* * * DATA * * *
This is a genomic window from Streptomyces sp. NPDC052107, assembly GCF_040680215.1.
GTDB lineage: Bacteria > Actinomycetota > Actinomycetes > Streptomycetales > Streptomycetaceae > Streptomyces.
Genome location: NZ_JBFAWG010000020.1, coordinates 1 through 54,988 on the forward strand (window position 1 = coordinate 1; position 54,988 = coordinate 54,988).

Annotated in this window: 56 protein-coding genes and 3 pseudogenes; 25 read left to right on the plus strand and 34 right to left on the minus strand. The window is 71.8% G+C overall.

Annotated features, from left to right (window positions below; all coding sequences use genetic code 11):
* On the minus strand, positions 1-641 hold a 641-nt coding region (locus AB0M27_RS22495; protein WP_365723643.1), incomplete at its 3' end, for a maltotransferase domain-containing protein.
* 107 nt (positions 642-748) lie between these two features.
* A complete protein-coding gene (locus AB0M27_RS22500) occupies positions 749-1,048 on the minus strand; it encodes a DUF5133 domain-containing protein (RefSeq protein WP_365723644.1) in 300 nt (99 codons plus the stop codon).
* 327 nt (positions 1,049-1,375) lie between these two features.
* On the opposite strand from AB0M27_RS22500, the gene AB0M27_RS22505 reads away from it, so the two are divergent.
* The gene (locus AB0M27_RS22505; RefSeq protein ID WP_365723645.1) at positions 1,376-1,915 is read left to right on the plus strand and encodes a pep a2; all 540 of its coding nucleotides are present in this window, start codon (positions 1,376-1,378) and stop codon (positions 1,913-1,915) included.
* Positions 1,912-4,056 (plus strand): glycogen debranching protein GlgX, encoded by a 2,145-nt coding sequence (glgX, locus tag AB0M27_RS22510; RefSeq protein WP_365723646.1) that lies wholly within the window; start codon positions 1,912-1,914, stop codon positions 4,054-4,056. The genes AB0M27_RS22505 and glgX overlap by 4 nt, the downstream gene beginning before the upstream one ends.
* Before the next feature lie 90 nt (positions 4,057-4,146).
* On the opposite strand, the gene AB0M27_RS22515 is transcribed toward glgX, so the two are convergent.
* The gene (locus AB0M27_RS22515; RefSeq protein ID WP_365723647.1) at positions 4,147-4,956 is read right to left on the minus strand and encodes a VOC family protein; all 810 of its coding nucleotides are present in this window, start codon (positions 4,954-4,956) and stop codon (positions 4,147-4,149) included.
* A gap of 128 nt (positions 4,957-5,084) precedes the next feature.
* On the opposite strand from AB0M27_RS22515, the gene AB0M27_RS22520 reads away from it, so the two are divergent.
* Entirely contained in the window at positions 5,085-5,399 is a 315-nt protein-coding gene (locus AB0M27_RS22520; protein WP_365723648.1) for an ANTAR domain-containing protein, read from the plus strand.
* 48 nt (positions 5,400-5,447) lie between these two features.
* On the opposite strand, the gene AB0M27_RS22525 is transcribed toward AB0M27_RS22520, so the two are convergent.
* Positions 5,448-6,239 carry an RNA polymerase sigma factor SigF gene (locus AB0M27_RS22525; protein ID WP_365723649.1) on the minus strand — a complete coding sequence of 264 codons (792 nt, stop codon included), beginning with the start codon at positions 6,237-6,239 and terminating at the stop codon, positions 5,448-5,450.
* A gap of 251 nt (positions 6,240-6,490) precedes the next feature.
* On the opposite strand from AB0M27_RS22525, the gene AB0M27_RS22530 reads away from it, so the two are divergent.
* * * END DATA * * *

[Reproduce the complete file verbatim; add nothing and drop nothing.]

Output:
This is a genomic window from Streptomyces sp. NPDC052107, assembly GCF_040680215.1.
GTDB lineage: Bacteria > Actinomycetota > Actinomycetes > Streptomycetales > Streptomycetaceae > Streptomyces.
Genome location: NZ_JBFAWG010000020.1, coordinates 1 through 54,988 on the forward strand (window position 1 = coordinate 1; position 54,988 = coordinate 54,988).

Annotated in this window: 56 protein-coding genes and 3 pseudogenes; 25 read left to right on the plus strand and 34 right to left on the minus strand. The window is 71.8% G+C overall.

Annotated features, from left to right (window positions below; all coding sequences use genetic code 11):
* On the minus strand, positions 1-641 hold a 641-nt coding region (locus AB0M27_RS22495; protein WP_365723643.1), incomplete at its 3' end, for a maltotransferase domain-containing protein.
* 107 nt (positions 642-748) lie between these two features.
* A complete protein-coding gene (locus AB0M27_RS22500) occupies positions 749-1,048 on the minus strand; it encodes a DUF5133 domain-containing protein (RefSeq protein WP_365723644.1) in 300 nt (99 codons plus the stop codon).
* 327 nt (positions 1,049-1,375) lie between these two features.
* On the opposite strand from AB0M27_RS22500, the gene AB0M27_RS22505 reads away from it, so the two are divergent.
* The gene (locus AB0M27_RS22505; RefSeq protein ID WP_365723645.1) at positions 1,376-1,915 is read left to right on the plus strand and encodes a pep a2; all 540 of its coding nucleotides are present in this window, start codon (positions 1,376-1,378) and stop codon (positions 1,913-1,915) included.
* Positions 1,912-4,056 (plus strand): glycogen debranching protein GlgX, encoded by a 2,145-nt coding sequence (glgX, locus tag AB0M27_RS22510; RefSeq protein WP_365723646.1) that lies wholly within the window; start codon positions 1,912-1,914, stop codon positions 4,054-4,056. The genes AB0M27_RS22505 and glgX overlap by 4 nt, the downstream gene beginning before the upstream one ends.
* Before the next feature lie 90 nt (positions 4,057-4,146).
* On the opposite strand, the gene AB0M27_RS22515 is transcribed toward glgX, so the two are convergent.
* The gene (locus AB0M27_RS22515; RefSeq protein ID WP_365723647.1) at positions 4,147-4,956 is read right to left on the minus strand and encodes a VOC family protein; all 810 of its coding nucleotides are present in this window, start codon (positions 4,954-4,956) and stop codon (positions 4,147-4,149) included.
* A gap of 128 nt (positions 4,957-5,084) precedes the next feature.
* On the opposite strand from AB0M27_RS22515, the gene AB0M27_RS22520 reads away from it, so the two are divergent.
* Entirely contained in the window at positions 5,085-5,399 is a 315-nt protein-coding gene (locus AB0M27_RS22520; protein WP_365723648.1) for an ANTAR domain-containing protein, read from the plus strand.
* 48 nt (positions 5,400-5,447) lie between these two features.
* On the opposite strand, the gene AB0M27_RS22525 is transcribed toward AB0M27_RS22520, so the two are convergent.
* Positions 5,448-6,239 carry an RNA polymerase sigma factor SigF gene (locus AB0M27_RS22525; protein ID WP_365723649.1) on the minus strand — a complete coding sequence of 264 codons (792 nt, stop codon included), beginning with the start codon at positions 6,237-6,239 and terminating at the stop codon, positions 5,448-5,450.
* A gap of 251 nt (positions 6,240-6,490) precedes the next feature.
* On the opposite strand from AB0M27_RS22525, the gene AB0M27_RS22530 reads away from it, so the two are divergent.